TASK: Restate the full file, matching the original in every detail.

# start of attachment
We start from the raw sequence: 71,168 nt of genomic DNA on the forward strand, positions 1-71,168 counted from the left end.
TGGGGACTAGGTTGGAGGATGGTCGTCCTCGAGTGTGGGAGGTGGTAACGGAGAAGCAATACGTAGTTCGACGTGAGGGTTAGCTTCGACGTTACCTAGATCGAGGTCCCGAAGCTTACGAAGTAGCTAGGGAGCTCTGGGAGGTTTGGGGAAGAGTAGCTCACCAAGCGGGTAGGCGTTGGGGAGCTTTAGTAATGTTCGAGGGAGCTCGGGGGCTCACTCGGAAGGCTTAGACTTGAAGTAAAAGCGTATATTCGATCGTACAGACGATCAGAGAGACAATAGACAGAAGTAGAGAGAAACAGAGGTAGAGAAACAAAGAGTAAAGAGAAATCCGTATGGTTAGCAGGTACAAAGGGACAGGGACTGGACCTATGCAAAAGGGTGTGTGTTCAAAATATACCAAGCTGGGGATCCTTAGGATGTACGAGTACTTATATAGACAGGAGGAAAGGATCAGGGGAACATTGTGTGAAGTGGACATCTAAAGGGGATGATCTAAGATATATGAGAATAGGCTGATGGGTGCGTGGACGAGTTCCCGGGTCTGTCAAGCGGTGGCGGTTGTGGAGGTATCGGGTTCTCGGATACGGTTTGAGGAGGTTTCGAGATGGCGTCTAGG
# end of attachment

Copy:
We start from the raw sequence: 71,168 nt of genomic DNA on the forward strand, positions 1-71,168 counted from the left end.
TGGGGACTAGGTTGGAGGATGGTCGTCCTCGAGTGTGGGAGGTGGTAACGGAGAAGCAATACGTAGTTCGACGTGAGGGTTAGCTTCGACGTTACCTAGATCGAGGTCCCGAAGCTTACGAAGTAGCTAGGGAGCTCTGGGAGGTTTGGGGAAGAGTAGCTCACCAAGCGGGTAGGCGTTGGGGAGCTTTAGTAATGTTCGAGGGAGCTCGGGGGCTCACTCGGAAGGCTTAGACTTGAAGTAAAAGCGTATATTCGATCGTACAGACGATCAGAGAGACAATAGACAGAAGTAGAGAGAAACAGAGGTAGAGAAACAAAGAGTAAAGAGAAATCCGTATGGTTAGCAGGTACAAAGGGACAGGGACTGGACCTATGCAAAAGGGTGTGTGTTCAAAATATACCAAGCTGGGGATCCTTAGGATGTACGAGTACTTATATAGACAGGAGGAAAGGATCAGGGGAACATTGTGTGAAGTGGACATCTAAAGGGGATGATCTAAGATATATGAGAATAGGCTGATGGGTGCGTGGACGAGTTCCCGGGTCTGTCAAGCGGTGGCGGTTGTGGAGGTATCGGGTTCTCGGATACGGTTTGAGGAGGTTTCGAGATGGCGTCTAGG